Tuesday, July 8, 2014

Prepping to Felt in Color

First, you must have something to felt.

You may remember my plans to create a felted purse to match the one that my Aunt saw at the fiber show in Sanford this past April. I'm currently knitting up the bottom piece and will pick up the body stitches along the edges. The yarn is 100% wool from Ella Rae (here's their online supplier) in classic solids and heathers. I've already done a felting swatch in faire isle and it felts lovely. Here are the colors  and my matching pencils for sketching the color patterns onto graph paper:

The body will be fair isle patterns, some metal beads added near the top, and leather handles attached once it is felted. Color work is wonderful to do when felting is involved because I don't need to be overly worried about the backside of my work looking perfect or all those different colored yarn ends being sewn in invisibly. Everything really does come out looking great in the wash!

The tricky part with felting is sizing and estimating shrinkage. I think I've got this pattern under control after one good afternoon of fiddling with numbers and a handy online percentage calculator. Thank goodness I took careful notes of gauge of the felting swatch before and after felting to determine shrinkage. Throw a couple of extra stitches in for good measure, and I felt solid to cast on. Note to self, throw even more rows onto the pattern because knitted fabric shrinks vertically far more than it does horizontally. As in 33% (vertical) compared to 12% (horizontal) after two wash cycles and air drying flat. Big difference. (I almost sound like I know what I'm talking about, don't I?)

In the meantime, I whipped up a little Leaf Top (here's the direct Rav link) for Mom from stash yarn (Naturally Caron Spa, which is unfortunately now discontinued, in "Misty Taupe"). Ok, maybe not entirely unfortunately, because it splits like nuts. It does feel like a million bucks, though. It's made of 75% acrylic and 25% rayon from bamboo. I made it as a little surprise and I am so pleased that it fits and she likes it! (It is kind of difficult to make surprises for her when we live together.)

I modified the edgings and hem length. Check out my notes on Ravelry for specific details.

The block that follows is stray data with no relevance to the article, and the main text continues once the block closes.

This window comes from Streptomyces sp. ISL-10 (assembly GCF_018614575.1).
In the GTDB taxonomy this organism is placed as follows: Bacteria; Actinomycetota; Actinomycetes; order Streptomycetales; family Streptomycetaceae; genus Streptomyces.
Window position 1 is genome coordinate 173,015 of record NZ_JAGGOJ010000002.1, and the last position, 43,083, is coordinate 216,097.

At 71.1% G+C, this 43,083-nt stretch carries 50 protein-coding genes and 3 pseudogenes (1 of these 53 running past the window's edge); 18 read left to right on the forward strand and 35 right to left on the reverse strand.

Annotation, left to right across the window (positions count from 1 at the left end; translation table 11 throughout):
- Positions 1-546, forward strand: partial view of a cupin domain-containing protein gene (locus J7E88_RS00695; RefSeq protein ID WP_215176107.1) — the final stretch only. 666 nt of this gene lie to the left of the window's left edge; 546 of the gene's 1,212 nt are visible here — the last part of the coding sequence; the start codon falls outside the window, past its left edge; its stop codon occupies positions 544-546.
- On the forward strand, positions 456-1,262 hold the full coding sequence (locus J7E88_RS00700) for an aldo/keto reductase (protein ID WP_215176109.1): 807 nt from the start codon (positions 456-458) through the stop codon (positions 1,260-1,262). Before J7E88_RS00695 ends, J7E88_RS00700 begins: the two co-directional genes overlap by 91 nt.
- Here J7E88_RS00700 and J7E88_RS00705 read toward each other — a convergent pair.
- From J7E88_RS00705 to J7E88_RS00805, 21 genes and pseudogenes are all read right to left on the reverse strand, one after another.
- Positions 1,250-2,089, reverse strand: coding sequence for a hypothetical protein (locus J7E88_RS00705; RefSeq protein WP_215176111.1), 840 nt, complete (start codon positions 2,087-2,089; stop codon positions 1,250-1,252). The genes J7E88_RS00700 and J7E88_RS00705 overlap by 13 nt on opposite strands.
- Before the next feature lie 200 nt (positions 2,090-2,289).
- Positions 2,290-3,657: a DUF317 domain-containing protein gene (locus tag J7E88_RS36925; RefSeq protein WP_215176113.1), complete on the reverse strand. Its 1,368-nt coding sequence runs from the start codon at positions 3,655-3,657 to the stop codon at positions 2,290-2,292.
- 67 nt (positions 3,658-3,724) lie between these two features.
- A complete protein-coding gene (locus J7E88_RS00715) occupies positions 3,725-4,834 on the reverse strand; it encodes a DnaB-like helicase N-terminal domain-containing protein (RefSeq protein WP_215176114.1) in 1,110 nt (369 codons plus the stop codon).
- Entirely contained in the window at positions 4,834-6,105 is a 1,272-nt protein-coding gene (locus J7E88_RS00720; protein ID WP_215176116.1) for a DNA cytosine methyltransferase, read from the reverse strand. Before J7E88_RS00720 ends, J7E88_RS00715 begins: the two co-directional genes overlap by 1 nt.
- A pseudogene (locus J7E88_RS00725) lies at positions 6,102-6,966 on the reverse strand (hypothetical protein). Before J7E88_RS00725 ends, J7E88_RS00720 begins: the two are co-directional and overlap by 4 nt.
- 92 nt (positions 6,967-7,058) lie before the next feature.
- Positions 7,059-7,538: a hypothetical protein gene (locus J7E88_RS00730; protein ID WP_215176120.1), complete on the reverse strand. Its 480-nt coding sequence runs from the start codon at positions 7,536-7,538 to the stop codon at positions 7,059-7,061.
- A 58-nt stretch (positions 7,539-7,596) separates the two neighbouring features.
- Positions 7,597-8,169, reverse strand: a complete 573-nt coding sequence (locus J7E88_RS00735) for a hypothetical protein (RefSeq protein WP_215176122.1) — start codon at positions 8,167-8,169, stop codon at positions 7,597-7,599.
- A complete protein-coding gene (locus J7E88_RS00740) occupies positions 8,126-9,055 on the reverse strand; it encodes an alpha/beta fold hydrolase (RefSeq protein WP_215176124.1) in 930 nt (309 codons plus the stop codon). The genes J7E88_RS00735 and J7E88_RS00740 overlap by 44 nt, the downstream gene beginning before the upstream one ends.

Ooh, also, I have new stuff! I have recently discovered Interweave (my favorite multi-craft blanket company) publishes a magazine called Knit.Wear--and I love it. They recently had an online "hurt" sale and I discovered the entire back issue collection (just 4 issues, since the premier in 2011) priced at $10 on some of the online store pages (but not all). I called and they honored the $10 price over the listed $24.99. I now have a nice CD-ROM with all 4 issues in PDF. The magazines are normally about $14.99 each and they aren't available in normal craft or book stores, only at your LYS or from online through Interweave.

Then, in the public library, I discovered one of the books that was advertised in one of the Knit.Wear issues, Shades of Winter: Knitting with Natural Wool by Ingalill Johansson and Ewa K. Andinsson, published by Interweave (see, they are my favorite company). It is gorgeous. It partly photographed in one of the seasonal ice hotels that really exist! (I had previously thought they were just made up for that James Bond movie. Nope. They're real and apparently there's more than one of them.) You can preview some of the patterns at the Interweave online store, here, where it happens to be on sale for less than $7. Sweet deal. As I found mine in the library, I'll be visiting an office supply store to ink up my all-in-one printer/copier magic machine to copy the patterns I plan to make one fine day. It's never not good weather to knit, I don't care how hot. 

Here are my selections from the book:

Copyright Ewa K. Andinsson & Interweave.

Copyright Ewa K. Andinsson & Interweave.

Copyright Ewa K. Andinsson & Interweave.

I'll take another day to wax poetic about Knit.Wear and the patterns I'm so excited about...oh, and the articles and tips! 

*I noticed that sometimes my pictures in other posts were taking a ridiculously long time to load for viewing. To fix that, hopefully, I've reduced the resolution size of my images on this post. 


  1. I'm a big fan of KnitWear, great isn't it. I have every issue including the most recent.

    Nice work on your Mum's top, and I'm looking forward to seeing the felted piece finished.

    1. Annie, thank you so much for commenting! I just received the recent Knit.Wear, too. I'd subscribe, but I keep finding great deals on the Interweave site.

      And it is great to see you back on your blog!


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